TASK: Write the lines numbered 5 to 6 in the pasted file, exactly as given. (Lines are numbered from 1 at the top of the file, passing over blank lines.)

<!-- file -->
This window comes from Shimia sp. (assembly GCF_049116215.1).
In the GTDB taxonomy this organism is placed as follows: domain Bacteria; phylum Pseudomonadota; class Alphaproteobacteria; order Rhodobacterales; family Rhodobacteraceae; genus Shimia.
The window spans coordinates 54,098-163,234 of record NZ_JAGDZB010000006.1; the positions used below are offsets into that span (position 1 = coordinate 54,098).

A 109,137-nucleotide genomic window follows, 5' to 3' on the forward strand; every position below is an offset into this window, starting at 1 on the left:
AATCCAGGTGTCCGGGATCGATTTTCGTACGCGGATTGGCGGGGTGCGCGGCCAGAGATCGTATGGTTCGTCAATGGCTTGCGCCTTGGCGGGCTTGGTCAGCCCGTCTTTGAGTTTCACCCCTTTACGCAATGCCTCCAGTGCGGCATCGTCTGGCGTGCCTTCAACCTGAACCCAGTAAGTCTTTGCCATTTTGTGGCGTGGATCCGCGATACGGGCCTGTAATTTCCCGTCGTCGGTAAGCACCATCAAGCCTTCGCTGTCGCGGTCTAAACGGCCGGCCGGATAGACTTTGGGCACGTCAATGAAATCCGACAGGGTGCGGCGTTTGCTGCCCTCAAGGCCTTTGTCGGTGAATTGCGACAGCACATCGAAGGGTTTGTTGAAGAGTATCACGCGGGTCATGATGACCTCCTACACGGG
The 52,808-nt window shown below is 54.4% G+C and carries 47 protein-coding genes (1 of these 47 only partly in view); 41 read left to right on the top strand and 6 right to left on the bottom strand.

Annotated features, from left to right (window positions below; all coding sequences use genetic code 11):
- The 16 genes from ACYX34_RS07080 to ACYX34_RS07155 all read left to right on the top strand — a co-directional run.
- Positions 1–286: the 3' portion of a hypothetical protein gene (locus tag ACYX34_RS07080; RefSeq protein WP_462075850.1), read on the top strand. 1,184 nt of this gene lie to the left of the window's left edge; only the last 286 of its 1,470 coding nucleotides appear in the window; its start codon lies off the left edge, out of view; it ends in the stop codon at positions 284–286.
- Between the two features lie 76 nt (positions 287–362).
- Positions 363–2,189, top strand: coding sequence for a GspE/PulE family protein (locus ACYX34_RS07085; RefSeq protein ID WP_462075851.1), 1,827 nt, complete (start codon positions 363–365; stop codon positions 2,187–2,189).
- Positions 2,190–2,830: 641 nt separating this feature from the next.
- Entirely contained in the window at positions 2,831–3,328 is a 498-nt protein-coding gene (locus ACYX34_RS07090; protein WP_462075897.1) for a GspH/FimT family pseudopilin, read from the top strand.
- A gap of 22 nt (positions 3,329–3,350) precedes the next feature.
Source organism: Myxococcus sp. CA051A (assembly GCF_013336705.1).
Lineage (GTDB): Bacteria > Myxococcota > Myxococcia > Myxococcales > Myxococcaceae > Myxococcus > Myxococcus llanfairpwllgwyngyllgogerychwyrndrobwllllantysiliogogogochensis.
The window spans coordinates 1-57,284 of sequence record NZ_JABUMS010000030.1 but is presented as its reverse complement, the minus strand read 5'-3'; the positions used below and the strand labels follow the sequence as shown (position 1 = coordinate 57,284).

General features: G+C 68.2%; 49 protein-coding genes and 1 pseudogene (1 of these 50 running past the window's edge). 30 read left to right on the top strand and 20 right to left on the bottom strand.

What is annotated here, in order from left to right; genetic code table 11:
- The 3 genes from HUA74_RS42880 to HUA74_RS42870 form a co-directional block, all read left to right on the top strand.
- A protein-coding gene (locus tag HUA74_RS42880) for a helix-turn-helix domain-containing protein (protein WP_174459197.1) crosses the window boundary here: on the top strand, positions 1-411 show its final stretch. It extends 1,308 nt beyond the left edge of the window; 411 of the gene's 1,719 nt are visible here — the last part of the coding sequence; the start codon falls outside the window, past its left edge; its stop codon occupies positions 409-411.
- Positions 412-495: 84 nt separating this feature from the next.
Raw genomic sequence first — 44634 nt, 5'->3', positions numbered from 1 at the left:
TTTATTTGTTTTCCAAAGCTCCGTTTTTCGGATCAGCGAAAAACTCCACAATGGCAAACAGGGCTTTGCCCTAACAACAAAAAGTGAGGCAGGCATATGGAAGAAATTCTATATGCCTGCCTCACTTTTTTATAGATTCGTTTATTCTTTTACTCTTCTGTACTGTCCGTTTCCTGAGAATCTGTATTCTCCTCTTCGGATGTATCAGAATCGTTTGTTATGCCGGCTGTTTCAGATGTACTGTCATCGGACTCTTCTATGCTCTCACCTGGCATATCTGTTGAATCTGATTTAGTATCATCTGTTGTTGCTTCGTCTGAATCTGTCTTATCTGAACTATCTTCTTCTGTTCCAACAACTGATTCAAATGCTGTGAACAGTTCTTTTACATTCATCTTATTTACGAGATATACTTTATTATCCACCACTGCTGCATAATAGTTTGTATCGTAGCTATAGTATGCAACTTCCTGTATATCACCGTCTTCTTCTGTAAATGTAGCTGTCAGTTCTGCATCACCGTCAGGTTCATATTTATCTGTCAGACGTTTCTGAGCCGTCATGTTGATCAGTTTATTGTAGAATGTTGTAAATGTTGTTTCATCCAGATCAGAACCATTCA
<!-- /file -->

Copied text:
AATCCAGGTGTCCGGGATCGATTTTCGTACGCGGATTGGCGGGGTGCGCGGCCAGAGATCGTATGGTTCGTCAATGGCTTGCGCCTTGGCGGGCTTGGTCAGCCCGTCTTTGAGTTTCACCCCTTTACGCAATGCCTCCAGTGCGGCATCGTCTGGCGTGCCTTCAACCTGAACCCAGTAAGTCTTTGCCATTTTGTGGCGTGGATCCGCGATACGGGCCTGTAATTTCCCGTCGTCGGTAAGCACCATCAAGCCTTCGCTGTCGCGGTCTAAACGGCCGGCCGGATAGACTTTGGGCACGTCAATGAAATCCGACAGGGTGCGGCGTTTGCTGCCCTCAAGGCCTTTGTCGGTGAATTGCGACAGCACATCGAAGGGTTTGTTGAAGAGTATCACGCGGGTCATGATGACCTCCTACACGGG
The 52,808-nt window shown below is 54.4% G+C and carries 47 protein-coding genes (1 of these 47 only partly in view); 41 read left to right on the top strand and 6 right to left on the bottom strand.